In contrast, the broadcast industry is booming in developing nations. However, equipping a new channel is difficult as advertising dollars are often in local currencies, and most major broadcast equipment manufacturers are based in developed nations with significantly higher currency values.
In light of these trends, the current approach for equipping a broadcast channel is becoming too expensive for the available revenue — in both developed and developing nations. Channel-in-a-box is a potential solution to this problem. By reducing the amount of equipment and streamlining workflows broadcasters can theoretically distribute content in more formats at lower costs through less energy consumption and real estate, and fewer work hours. However, although advancements in information technology (IT) have made a channel-in-a-box solution technically feasible, reducing the complex requirements of modern broadcasting into a handful of computers still presents many challenges that few companies can adequately handle.

Key considerations
In the past, analogue signals and inadequate PC hardware meant dedicated hardware was necessary for each stage of the broadcast workflow. Today, recorded video is increasingly stored and distributed in digital files or transported to transmitter sites and cable/satellite facilities via IP streaming, so working in baseband inside the broadcast facility is not always required.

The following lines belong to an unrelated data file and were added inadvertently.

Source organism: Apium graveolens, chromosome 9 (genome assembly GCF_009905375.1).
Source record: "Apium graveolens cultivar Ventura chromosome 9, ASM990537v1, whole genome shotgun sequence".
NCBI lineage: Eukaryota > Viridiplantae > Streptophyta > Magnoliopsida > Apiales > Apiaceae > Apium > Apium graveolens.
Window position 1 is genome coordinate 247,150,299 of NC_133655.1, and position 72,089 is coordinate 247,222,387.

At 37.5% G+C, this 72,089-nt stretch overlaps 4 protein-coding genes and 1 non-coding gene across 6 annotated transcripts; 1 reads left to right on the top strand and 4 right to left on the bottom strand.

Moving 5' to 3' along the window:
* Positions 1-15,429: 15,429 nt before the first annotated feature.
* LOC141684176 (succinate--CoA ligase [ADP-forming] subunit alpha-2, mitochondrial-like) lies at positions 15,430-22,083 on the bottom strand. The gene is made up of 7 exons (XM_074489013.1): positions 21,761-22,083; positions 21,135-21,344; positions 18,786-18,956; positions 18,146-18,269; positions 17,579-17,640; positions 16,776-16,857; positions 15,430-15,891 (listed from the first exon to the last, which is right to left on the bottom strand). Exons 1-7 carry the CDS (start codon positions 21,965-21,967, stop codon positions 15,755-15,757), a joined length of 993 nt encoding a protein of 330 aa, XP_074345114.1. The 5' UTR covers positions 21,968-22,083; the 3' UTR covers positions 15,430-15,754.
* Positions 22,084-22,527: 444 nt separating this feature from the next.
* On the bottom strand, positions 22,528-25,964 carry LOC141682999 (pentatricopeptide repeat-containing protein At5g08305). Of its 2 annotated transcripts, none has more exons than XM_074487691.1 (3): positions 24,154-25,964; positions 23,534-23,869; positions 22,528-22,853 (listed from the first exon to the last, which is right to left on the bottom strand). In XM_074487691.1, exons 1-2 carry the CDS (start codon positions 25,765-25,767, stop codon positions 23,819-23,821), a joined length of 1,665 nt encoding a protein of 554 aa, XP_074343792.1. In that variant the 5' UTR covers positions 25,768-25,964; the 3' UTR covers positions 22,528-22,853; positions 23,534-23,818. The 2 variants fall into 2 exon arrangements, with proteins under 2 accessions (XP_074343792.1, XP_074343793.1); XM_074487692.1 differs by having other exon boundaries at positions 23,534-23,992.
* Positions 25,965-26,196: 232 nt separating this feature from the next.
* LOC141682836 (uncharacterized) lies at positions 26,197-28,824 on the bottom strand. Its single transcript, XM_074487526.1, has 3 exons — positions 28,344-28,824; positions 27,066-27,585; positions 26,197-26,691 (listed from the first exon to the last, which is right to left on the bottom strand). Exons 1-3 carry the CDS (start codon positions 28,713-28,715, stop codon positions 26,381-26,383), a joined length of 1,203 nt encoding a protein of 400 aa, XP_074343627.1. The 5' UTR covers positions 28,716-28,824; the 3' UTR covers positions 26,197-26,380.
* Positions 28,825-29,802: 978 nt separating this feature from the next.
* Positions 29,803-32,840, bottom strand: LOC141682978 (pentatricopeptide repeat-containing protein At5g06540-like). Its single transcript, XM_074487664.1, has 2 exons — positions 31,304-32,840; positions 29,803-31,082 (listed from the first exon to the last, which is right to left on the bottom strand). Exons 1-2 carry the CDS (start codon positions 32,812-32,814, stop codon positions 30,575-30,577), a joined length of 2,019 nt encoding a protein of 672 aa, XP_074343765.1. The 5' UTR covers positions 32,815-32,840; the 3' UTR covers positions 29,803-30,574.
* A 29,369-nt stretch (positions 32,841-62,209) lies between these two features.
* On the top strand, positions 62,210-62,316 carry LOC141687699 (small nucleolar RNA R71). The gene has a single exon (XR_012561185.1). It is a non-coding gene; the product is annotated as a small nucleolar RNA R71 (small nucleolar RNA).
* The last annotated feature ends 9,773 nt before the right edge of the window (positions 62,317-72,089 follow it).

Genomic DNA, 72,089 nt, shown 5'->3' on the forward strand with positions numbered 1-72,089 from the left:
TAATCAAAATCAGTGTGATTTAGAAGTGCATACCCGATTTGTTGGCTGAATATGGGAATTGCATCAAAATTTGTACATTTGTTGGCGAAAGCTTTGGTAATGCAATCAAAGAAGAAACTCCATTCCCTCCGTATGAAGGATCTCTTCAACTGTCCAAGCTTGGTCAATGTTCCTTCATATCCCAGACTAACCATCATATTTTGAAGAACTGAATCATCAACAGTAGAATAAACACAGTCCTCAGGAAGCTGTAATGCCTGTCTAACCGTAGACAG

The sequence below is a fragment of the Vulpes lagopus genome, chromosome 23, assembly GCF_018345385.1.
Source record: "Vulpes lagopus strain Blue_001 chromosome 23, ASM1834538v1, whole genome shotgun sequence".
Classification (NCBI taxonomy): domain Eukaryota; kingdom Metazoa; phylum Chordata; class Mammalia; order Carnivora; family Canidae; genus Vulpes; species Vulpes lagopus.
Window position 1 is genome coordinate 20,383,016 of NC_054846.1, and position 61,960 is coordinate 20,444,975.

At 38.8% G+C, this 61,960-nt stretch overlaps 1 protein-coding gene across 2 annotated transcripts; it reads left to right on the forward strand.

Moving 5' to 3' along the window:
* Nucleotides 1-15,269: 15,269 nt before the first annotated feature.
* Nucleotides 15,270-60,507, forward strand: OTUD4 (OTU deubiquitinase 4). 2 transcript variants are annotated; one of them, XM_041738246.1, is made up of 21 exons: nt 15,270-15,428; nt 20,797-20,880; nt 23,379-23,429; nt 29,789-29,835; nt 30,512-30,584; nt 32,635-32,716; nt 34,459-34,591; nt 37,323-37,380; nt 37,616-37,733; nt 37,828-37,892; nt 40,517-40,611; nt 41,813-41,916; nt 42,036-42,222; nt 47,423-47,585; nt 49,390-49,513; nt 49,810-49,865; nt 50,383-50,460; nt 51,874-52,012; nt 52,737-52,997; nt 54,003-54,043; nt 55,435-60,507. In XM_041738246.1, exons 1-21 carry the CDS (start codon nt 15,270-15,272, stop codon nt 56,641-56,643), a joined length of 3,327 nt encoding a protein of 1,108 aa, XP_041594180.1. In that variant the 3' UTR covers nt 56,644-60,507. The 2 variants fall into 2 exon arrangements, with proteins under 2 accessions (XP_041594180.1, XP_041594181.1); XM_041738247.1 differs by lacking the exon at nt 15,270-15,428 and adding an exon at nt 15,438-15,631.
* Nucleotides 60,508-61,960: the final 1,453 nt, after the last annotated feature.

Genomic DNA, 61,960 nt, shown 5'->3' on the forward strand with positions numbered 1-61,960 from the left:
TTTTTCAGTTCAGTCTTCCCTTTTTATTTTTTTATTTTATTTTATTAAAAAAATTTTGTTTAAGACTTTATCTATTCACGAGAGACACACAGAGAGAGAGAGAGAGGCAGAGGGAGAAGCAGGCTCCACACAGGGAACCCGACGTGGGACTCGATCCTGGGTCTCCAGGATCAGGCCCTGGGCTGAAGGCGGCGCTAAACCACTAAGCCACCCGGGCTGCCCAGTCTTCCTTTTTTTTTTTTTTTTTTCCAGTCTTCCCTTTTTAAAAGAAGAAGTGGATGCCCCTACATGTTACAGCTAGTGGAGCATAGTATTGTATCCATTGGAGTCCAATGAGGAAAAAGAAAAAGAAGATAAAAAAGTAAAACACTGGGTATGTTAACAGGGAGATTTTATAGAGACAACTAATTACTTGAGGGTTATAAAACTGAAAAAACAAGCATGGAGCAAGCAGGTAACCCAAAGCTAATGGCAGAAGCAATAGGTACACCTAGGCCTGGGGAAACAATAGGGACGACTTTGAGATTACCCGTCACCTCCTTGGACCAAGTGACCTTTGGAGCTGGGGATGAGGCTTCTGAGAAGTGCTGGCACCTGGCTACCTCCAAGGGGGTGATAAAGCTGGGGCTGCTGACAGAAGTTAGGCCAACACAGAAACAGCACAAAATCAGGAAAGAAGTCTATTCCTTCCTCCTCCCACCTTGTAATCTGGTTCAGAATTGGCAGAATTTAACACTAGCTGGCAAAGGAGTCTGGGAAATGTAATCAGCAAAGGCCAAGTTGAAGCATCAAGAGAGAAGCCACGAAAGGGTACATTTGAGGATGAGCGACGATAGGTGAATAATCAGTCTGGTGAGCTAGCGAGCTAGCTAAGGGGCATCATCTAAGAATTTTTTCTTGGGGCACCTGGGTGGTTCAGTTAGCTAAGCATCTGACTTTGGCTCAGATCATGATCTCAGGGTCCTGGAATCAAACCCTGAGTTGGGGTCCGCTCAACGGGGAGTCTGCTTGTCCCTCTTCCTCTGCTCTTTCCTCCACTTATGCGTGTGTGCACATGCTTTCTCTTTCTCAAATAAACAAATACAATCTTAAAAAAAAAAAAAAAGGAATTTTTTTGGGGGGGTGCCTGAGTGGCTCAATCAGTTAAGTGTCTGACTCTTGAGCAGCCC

Also, the computer industry has steadily increased available processing power to the point where dedicated hardware is not always necessary. PC architecture provides raw, generalised processing so many disparate tasks are possible on the same device without requiring hardware changes or reconfiguration. Generalised processing power also allows more industries to use the same hardware, reducing the total manufacturing cost through increased economy of scale.
However, hardware processing is still needed. Many tasks in the broadcast workflow (e.g., advanced encoding or resizing video) are very resource intensive, and high definition, particularly 1080p, requires lots of processing power for even the most basic tasks. Cable, satellite and terrestrial broadcasters need to maintain high quality to give them a competitive advantage over IPTV, so high compression (and the resulting decrease in quality) is not an option. The only real solution is to offload some tasks to dedicated hardware, but very few channel-in-a-box companies have the necessary hardware intellectual property.